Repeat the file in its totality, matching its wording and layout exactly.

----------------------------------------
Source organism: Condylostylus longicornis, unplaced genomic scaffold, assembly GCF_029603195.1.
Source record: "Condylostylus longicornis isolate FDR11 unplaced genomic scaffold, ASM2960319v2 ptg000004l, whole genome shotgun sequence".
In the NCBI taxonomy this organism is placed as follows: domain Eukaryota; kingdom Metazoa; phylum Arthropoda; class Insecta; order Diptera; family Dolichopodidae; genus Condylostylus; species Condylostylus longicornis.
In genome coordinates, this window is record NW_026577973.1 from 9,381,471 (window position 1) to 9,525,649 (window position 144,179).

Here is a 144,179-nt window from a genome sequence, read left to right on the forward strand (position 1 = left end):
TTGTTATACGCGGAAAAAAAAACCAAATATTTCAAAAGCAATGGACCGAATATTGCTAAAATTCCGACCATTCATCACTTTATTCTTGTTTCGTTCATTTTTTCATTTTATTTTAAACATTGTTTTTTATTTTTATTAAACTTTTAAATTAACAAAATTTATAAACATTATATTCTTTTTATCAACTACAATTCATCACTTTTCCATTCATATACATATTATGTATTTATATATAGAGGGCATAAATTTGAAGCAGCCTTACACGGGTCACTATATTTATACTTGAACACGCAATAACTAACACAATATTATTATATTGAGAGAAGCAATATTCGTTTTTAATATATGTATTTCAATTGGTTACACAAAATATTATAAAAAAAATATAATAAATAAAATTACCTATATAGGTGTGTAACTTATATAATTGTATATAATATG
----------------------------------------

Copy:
Source organism: Condylostylus longicornis, unplaced genomic scaffold, assembly GCF_029603195.1.
Source record: "Condylostylus longicornis isolate FDR11 unplaced genomic scaffold, ASM2960319v2 ptg000004l, whole genome shotgun sequence".
In the NCBI taxonomy this organism is placed as follows: domain Eukaryota; kingdom Metazoa; phylum Arthropoda; class Insecta; order Diptera; family Dolichopodidae; genus Condylostylus; species Condylostylus longicornis.
In genome coordinates, this window is record NW_026577973.1 from 9,381,471 (window position 1) to 9,525,649 (window position 144,179).

Here is a 144,179-nt window from a genome sequence, read left to right on the forward strand (position 1 = left end):
TTGTTATACGCGGAAAAAAAAACCAAATATTTCAAAAGCAATGGACCGAATATTGCTAAAATTCCGACCATTCATCACTTTATTCTTGTTTCGTTCATTTTTTCATTTTATTTTAAACATTGTTTTTTATTTTTATTAAACTTTTAAATTAACAAAATTTATAAACATTATATTCTTTTTATCAACTACAATTCATCACTTTTCCATTCATATACATATTATGTATTTATATATAGAGGGCATAAATTTGAAGCAGCCTTACACGGGTCACTATATTTATACTTGAACACGCAATAACTAACACAATATTATTATATTGAGAGAAGCAATATTCGTTTTTAATATATGTATTTCAATTGGTTACACAAAATATTATAAAAAAAATATAATAAATAAAATTACCTATATAGGTGTGTAACTTATATAATTGTATATAATATG